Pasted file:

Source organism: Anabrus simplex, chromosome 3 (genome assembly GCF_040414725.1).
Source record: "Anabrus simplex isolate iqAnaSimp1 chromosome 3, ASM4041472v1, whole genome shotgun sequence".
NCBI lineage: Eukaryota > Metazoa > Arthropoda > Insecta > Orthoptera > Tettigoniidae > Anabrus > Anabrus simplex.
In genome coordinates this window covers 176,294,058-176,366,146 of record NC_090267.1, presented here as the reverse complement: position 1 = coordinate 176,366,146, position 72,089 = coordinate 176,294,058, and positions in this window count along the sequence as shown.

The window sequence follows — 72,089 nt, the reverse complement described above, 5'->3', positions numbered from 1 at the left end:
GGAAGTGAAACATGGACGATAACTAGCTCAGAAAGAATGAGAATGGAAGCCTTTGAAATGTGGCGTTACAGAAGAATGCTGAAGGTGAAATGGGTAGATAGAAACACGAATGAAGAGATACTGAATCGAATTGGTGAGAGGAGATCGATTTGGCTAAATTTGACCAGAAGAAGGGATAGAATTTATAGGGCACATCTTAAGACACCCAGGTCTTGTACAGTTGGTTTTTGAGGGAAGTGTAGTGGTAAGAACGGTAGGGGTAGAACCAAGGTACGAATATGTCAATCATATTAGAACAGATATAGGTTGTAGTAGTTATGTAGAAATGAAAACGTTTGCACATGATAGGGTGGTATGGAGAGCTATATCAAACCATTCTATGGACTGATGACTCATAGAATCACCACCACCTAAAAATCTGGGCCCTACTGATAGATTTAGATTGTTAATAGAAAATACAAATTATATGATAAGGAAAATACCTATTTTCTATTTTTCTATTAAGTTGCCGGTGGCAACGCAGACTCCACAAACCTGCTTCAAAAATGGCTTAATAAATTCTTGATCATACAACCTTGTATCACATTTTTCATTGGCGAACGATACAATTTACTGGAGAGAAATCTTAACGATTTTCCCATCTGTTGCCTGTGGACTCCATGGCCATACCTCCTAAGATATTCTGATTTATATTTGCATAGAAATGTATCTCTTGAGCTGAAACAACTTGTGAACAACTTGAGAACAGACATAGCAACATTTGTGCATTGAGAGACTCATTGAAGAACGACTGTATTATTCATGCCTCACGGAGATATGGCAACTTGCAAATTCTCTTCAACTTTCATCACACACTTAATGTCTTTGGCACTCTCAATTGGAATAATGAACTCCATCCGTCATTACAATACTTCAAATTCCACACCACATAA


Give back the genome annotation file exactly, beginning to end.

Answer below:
Source organism: Anabrus simplex, chromosome 3 (genome assembly GCF_040414725.1).
Source record: "Anabrus simplex isolate iqAnaSimp1 chromosome 3, ASM4041472v1, whole genome shotgun sequence".
NCBI lineage: Eukaryota > Metazoa > Arthropoda > Insecta > Orthoptera > Tettigoniidae > Anabrus > Anabrus simplex.
In genome coordinates this window covers 176,294,058-176,366,146 of record NC_090267.1, presented here as the reverse complement: position 1 = coordinate 176,366,146, position 72,089 = coordinate 176,294,058, and positions in this window count along the sequence as shown.

The window sequence follows — 72,089 nt, the reverse complement described above, 5'->3', positions numbered from 1 at the left end:
GGAAGTGAAACATGGACGATAACTAGCTCAGAAAGAATGAGAATGGAAGCCTTTGAAATGTGGCGTTACAGAAGAATGCTGAAGGTGAAATGGGTAGATAGAAACACGAATGAAGAGATACTGAATCGAATTGGTGAGAGGAGATCGATTTGGCTAAATTTGACCAGAAGAAGGGATAGAATTTATAGGGCACATCTTAAGACACCCAGGTCTTGTACAGTTGGTTTTTGAGGGAAGTGTAGTGGTAAGAACGGTAGGGGTAGAACCAAGGTACGAATATGTCAATCATATTAGAACAGATATAGGTTGTAGTAGTTATGTAGAAATGAAAACGTTTGCACATGATAGGGTGGTATGGAGAGCTATATCAAACCATTCTATGGACTGATGACTCATAGAATCACCACCACCTAAAAATCTGGGCCCTACTGATAGATTTAGATTGTTAATAGAAAATACAAATTATATGATAAGGAAAATACCTATTTTCTATTTTTCTATTAAGTTGCCGGTGGCAACGCAGACTCCACAAACCTGCTTCAAAAATGGCTTAATAAATTCTTGATCATACAACCTTGTATCACATTTTTCATTGGCGAACGATACAATTTACTGGAGAGAAATCTTAACGATTTTCCCATCTGTTGCCTGTGGACTCCATGGCCATACCTCCTAAGATATTCTGATTTATATTTGCATAGAAATGTATCTCTTGAGCTGAAACAACTTGTGAACAACTTGAGAACAGACATAGCAACATTTGTGCATTGAGAGACTCATTGAAGAACGACTGTATTATTCATGCCTCACGGAGATATGGCAACTTGCAAATTCTCTTCAACTTTCATCACACACTTAATGTCTTTGGCACTCTCAATTGGAATAATGAACTCCATCCGTCATTACAATACTTCAAATTCCACACCACATAA